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Notes: Mariners take whack at streak

Notes: Mariners take whack at streak

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ARLINGTON -- Trying times can lead to extreme measures.

That's one possible explanation for what happened inside the visiting clubhouse at Rangers Ballpark in Arlington on Wednesday afternoon.

With clippers in hand, first baseman Richie Sexson and third baseman Adrian Beltre took turns chopping the locks off most of their Mariners teammates -- including manager John McLaren.

"I haven't had my hair this short since I was 12 years old," McLaren, 55, said.

Right-handed closer J.J. Putz, the clubhouse prankster, apparently decided after Tuesday night's doubleheader loss to the Rangers -- extending the Mariners' losing streak to five games -- that the team needed a new look.

And he knew just what to do, although he would admit to doing nothing.

"I got a phone call from J.J. about midnight asking me if I was a 'team player,'" McLaren said. "I told him that of course I was, and asked him why he was asking. He told me we were going to find out tomorrow because some of the guys might get a haircut.

"I tried to throw out the idea that my hair doesn't grow back the way his does, but he didn't want to hear it."

It took some lobbying, but McLaren finally agreed to visit the temporary barber's chair.

The cuts ranged from "take it all off" Jose Vidro -- who came out of the room with a Buhner Buzz -- to Ben Broussard, who sported a Mohawk, which looked more peculiar than flattering. Wait 'til his wife sees it.

Coaches Mike Goff, Carlos Garcia, Rafael Chaves and Gary Thurman participated in the "Big Cut," but John Moses and Jim Slaton didn't. Ichiro Suzuki already had a short hairdo, so he passed, as did Jeff Weaver, who will stand out among his teammates Thursday night at Safeco Field when he starts against the Athletics with his long, blond hair protruding from his cap.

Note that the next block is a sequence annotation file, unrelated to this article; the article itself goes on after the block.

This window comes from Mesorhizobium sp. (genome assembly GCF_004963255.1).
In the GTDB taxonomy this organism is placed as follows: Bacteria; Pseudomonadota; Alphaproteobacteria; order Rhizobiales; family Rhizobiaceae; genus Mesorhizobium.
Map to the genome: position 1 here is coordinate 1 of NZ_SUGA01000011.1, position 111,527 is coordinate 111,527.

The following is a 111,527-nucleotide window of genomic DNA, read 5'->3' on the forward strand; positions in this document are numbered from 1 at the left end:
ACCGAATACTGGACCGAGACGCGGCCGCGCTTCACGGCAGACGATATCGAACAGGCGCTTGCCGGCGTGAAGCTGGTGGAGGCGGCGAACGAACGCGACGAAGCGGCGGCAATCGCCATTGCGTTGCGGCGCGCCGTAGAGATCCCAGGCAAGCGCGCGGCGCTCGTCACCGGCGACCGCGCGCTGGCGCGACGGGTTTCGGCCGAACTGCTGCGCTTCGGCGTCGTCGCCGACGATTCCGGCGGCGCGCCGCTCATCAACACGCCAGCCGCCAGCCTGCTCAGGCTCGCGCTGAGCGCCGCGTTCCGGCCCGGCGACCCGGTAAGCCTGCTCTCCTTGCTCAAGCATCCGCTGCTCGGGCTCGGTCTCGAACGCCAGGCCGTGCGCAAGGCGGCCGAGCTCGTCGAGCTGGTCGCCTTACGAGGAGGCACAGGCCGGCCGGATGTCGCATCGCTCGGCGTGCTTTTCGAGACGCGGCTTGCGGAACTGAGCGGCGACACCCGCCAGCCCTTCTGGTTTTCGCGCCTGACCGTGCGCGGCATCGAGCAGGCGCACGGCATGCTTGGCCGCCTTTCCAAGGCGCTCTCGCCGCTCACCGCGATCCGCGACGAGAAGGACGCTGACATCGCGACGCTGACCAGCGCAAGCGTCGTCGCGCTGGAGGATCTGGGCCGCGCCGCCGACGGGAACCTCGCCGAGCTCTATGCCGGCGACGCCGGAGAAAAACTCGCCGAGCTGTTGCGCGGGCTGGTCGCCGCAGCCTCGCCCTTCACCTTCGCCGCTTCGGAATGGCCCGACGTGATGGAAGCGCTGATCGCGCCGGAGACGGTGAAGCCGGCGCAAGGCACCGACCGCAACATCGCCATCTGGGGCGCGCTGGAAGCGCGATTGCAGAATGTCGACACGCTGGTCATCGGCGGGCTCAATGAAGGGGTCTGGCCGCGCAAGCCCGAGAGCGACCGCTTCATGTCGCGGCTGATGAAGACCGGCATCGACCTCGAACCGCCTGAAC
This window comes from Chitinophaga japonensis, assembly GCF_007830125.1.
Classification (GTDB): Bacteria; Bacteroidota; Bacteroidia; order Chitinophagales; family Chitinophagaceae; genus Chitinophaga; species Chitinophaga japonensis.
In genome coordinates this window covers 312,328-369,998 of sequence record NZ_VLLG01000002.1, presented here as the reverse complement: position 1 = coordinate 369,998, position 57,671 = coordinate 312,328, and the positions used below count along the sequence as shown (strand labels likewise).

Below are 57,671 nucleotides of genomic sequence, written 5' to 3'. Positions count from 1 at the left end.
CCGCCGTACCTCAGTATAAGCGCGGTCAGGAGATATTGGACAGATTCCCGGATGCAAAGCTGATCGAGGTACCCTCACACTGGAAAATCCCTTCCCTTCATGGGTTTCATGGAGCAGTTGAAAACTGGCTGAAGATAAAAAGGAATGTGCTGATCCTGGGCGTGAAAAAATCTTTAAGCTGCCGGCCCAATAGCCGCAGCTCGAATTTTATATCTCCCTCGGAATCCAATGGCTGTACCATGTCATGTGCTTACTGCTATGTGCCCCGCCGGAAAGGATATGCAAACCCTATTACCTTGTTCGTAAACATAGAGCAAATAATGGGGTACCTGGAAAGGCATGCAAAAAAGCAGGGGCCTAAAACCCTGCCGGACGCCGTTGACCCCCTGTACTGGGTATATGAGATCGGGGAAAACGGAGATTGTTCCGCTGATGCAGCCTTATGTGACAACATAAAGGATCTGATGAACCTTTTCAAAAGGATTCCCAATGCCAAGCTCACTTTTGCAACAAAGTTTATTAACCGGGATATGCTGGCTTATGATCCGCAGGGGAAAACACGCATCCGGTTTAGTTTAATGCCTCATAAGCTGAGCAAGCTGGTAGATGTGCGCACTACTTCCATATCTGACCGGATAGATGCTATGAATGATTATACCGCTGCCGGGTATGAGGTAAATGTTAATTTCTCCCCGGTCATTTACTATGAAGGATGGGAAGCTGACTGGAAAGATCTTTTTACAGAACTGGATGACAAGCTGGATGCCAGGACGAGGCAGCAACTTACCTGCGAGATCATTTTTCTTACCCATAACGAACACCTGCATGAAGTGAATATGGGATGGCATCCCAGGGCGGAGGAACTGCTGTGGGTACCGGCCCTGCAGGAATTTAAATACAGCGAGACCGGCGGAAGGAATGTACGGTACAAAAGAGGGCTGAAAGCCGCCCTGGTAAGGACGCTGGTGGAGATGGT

He did promise a teammate that if he wins the game, he'll join the short-hair club.

Sexson, who had the longest hair on the team on Tuesday night, had almost no hair at all on Wednesday.

Hey, whatever works.

"It was a lot of fun, and the guys had a good time with it," McLaren said.

Staying cool: The easy part of managing comes when the team is playing well and winning games.

It's the tough times that test the mettle of a skipper, and less than three weeks on the job, McLaren already is faced with the first extended skid under his watch.

"I always look for something positive," he said. "It's something I get from my grandfather."

Mac was his usual upbeat self on Wednesday, wearing a smile and that nagging sling that holds his right arm at his side while his shoulder recovers from rotator cuff surgery. Even if he wanted to grab something and throw it, he couldn't do it.

He could rant and rave, the way some managers do. Or he can keep his cool and wait for things to turn around.

He prefers the latter.

"If I go over the edge and lose control, then they're going to lose control," he said. "We need to focus on what we can do and get back to the basics. There's a lot of frustration here. We've got to get past it.

"Patience is a virtue, and even with Lou [Piniella] sometimes, you knew when it was time and when it wasn't. When you have effort, it's hard to really get unglued. The guys are trying, and it's just not happening right now."

The way McLaren handles himself inside the clubhouse before and after games, and in the dugout during games, has a definite impact on the players.

"I look for confidence from the manager," Putz said. "He sets the tone for everyone, and I wouldn't want him to be walking around with his head down. I know Mac believes in this team and we believe in him."

Not alone: Say what you want about the lack of production from Sexson, but he's just one of the scuffling hitters the Mariners have since the All-Star break. He was batting .205 at the break and is hitting .203 after 12 second-half games, going 7-for-39.

Comparing other starters averages on July 8 and now: Ichiro (.359-.347); Raul Ibanez (.275-.258); Kenji Johjima (.292-.278); and Jose Lopez (.284-.268). They have gone a combined 37-for-205 for a .180 batting average.

As for the "hot" hitters, Vidro has improved his average from .286 at the break to .307; while Jose Guillen (.283-.284), Yuniesky Betancourt (.271-.274); and Beltre (.277-.274) have held their own since the break.

On deck: The Mariners begin an important 10-game homestand Thursday night against the Athletics. Weaver (2-8, 6.19) opposes Oakland ace Dan Haren (11-3, 2.41), who has lost twice to the Mariners this season, in the four-game series opener.

Jim Street is a reporter for MLB.com. This story was not subject to the approval of Major League Baseball or its clubs.

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